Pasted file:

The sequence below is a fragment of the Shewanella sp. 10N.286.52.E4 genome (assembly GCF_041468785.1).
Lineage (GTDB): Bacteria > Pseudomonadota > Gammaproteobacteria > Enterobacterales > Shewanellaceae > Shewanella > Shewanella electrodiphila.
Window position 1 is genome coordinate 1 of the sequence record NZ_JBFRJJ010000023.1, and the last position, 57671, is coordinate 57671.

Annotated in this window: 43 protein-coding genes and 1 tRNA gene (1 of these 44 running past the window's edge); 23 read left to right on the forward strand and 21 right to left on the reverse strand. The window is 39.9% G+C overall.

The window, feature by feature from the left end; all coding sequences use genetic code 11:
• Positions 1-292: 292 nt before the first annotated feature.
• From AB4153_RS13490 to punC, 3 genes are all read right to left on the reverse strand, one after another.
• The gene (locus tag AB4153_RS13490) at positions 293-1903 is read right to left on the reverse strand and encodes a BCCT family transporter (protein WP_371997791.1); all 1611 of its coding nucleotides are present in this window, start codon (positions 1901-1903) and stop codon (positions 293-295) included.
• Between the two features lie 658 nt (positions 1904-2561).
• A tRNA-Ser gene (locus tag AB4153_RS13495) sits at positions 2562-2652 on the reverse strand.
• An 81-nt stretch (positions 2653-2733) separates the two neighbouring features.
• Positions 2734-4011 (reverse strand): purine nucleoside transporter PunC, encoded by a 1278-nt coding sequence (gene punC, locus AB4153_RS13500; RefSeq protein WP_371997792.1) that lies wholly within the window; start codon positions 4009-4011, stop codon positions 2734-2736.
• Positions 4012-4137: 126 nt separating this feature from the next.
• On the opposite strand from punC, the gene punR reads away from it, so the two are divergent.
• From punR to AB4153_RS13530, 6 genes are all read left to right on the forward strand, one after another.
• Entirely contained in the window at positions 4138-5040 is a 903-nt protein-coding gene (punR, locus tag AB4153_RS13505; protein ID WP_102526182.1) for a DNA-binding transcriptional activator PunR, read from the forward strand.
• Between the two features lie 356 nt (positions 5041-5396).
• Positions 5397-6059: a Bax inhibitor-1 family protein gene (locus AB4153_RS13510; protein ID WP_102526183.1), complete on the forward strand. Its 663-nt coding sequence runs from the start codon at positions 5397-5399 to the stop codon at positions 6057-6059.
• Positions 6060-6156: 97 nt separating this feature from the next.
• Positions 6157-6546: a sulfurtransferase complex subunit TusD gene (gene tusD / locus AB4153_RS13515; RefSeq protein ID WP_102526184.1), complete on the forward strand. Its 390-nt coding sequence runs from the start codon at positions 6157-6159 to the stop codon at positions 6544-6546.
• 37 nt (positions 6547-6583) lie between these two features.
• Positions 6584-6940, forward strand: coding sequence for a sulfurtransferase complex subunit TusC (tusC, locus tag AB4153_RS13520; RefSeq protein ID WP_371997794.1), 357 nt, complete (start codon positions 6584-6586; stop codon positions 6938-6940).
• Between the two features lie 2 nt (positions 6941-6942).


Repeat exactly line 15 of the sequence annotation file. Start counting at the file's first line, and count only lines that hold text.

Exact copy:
• From punR to AB4153_RS13530, 6 genes are all read left to right on the forward strand, one after another.